Grains and legumes: your mileage may vary on these foods, if you want starch then try to mostly eat root vegetables like (sweet) potatoes.  Many people have problems with gluten, found primarily in wheat, barley and rye – stores will often have a gluten-free section with alternatives.  Most people tolerate rice and corn well, so substitute rice pasta and corn tortillas.  Opt for sprouted or sourdough-fermented bread over white or whole wheat.  With legumes, see how your GI tract responds.  Soaking, sprouting, fermenting and cooking all improve digestibility.  Soy is particularly bad since it has chemicals that mimic estrogen. Peanuts are also strongly immunogenic.

Non-Dietary Measures

Vitamin D: ideally produced from sunlight, but more practically supplemented.  To get enough from sun you need a UV index above 3, which happens in the tropics and during spring and summer noonday sun in temperate regions.  For someone with pale skin, 15 minutes front and back of full-body exposure between 10 AM – 2 PM gives you the maximum dose.  When not exposed to this amount of sunlight, supplement at least 2,000 IUs/day (and no more than 10,000 IUs). Ideally, get your blood levels tested regularly and find out what dose keeps you in the optimal range.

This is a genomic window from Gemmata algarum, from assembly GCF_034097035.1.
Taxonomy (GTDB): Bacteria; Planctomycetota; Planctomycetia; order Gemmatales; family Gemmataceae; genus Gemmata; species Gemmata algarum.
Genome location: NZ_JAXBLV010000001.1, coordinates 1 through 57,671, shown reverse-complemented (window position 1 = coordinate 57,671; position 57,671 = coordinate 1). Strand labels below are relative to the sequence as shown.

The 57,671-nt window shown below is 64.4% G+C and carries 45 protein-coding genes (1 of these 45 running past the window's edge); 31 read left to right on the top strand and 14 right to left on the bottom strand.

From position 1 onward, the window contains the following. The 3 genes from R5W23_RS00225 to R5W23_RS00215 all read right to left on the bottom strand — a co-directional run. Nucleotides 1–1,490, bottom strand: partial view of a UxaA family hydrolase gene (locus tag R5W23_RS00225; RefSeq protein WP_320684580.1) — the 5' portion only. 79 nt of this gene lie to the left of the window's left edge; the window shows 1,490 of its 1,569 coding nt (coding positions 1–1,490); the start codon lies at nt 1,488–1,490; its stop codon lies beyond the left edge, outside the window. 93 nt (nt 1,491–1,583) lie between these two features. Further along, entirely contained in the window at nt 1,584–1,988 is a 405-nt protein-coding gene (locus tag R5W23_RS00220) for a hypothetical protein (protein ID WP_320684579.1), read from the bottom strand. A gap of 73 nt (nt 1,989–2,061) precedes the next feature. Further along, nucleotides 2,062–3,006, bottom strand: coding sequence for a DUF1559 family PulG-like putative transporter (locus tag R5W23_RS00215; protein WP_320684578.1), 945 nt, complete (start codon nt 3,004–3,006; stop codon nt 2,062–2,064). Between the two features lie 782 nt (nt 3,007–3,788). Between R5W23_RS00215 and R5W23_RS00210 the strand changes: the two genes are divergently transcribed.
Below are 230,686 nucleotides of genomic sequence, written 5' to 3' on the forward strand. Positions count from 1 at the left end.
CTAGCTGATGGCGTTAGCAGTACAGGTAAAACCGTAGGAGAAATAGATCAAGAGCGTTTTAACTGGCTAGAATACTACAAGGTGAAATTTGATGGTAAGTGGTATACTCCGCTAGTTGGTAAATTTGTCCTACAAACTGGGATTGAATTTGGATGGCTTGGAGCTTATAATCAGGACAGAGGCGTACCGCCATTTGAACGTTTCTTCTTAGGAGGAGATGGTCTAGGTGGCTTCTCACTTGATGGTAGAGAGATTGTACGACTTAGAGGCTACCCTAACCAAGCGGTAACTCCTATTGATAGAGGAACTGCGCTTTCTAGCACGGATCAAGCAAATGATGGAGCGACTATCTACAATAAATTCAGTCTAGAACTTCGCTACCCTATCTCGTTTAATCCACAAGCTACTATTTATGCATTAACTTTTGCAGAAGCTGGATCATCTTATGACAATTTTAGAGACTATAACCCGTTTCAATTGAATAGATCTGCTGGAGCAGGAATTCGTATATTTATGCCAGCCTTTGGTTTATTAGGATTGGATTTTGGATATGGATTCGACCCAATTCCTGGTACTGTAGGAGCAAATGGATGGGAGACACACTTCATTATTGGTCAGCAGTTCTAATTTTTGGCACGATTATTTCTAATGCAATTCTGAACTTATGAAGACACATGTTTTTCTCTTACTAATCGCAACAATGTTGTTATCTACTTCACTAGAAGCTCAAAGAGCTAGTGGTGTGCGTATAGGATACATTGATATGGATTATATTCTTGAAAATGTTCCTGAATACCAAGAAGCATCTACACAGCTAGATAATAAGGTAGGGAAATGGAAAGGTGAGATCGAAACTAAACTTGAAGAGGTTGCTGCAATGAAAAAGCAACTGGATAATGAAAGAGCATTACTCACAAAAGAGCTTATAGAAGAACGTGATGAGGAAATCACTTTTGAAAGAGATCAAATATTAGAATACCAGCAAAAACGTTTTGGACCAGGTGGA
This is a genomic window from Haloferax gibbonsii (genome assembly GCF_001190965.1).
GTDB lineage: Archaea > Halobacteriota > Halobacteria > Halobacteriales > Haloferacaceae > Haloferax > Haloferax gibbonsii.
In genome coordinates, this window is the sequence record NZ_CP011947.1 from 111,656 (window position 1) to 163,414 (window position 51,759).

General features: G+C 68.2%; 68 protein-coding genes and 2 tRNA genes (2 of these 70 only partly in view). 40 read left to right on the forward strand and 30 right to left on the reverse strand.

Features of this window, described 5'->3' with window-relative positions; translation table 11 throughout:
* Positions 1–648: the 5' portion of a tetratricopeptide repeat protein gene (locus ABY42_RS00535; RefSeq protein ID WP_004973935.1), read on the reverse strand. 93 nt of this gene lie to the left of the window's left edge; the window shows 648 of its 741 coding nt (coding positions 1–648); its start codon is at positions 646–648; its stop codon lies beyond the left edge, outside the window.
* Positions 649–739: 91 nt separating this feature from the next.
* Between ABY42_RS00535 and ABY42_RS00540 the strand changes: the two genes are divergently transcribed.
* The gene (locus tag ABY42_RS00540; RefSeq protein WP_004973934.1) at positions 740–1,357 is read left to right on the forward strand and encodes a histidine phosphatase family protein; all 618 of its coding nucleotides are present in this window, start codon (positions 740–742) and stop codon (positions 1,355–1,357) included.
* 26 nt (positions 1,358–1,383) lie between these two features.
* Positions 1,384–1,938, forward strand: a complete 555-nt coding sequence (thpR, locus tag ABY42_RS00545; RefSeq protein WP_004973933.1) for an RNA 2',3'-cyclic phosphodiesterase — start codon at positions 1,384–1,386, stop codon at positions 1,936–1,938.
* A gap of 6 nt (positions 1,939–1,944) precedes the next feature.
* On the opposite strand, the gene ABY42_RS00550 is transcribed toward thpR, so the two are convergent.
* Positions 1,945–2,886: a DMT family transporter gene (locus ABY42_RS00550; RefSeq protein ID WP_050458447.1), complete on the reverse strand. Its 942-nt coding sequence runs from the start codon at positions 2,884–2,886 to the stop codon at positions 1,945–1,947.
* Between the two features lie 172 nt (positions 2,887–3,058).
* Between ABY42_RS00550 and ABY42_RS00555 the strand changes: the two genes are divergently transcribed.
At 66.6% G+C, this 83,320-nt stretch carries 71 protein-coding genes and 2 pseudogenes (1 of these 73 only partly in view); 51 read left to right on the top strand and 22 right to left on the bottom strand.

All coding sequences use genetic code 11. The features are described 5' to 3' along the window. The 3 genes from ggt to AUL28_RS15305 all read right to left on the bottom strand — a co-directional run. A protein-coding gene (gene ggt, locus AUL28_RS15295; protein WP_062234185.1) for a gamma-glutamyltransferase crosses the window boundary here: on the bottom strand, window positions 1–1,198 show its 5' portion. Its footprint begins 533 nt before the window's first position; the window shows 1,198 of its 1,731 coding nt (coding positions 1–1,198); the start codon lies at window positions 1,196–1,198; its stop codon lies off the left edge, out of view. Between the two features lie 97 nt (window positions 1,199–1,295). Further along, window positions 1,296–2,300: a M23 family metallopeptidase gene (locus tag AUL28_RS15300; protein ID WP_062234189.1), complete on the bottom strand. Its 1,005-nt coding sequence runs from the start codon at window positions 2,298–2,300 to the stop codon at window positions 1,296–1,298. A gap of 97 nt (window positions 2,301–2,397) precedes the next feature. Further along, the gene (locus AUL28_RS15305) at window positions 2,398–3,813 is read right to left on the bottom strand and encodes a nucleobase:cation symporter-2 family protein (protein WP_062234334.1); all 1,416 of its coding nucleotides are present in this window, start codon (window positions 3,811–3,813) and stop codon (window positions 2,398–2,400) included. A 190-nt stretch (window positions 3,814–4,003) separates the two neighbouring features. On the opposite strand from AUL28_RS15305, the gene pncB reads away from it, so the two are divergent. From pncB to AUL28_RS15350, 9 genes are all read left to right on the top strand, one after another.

Sprinting: anaerobic exercise gives you all the benefits of aerobic exercise and then some, releasing beneficial fat-burning hormones and encouraging mitochondrial proliferation.  Sprinting requires no equipment, and only minutes of work!  Alternate 20 seconds of max-effort sprinting and 10 seconds of rest for 8 intervals, twice/week.  This will be very difficult at first, but it gets easier each time – if 10 seconds of rest is not enough, you can rest for longer periods between each interval and sprint harder.  You don’t need any more exercise than that to see benefits, unless you want to build muscle or have fun!

Sleep: the second-least controversial thing on this list, chronic sleep deprivation has numerous health consequences and acute sleep deprivation just doesn’t feel good.  Go to sleep early enough that you don’t need to wake up to an alarm clock.  If you are not getting tired at night, try eliminating sources of blue light from your bedroom (or wear Uvex orange glasses before bed), and take 300 mcg melatonin an hour before sleep.  If your mind is racing, try writing those thoughts down on a piece of paper, or go talk to a friend!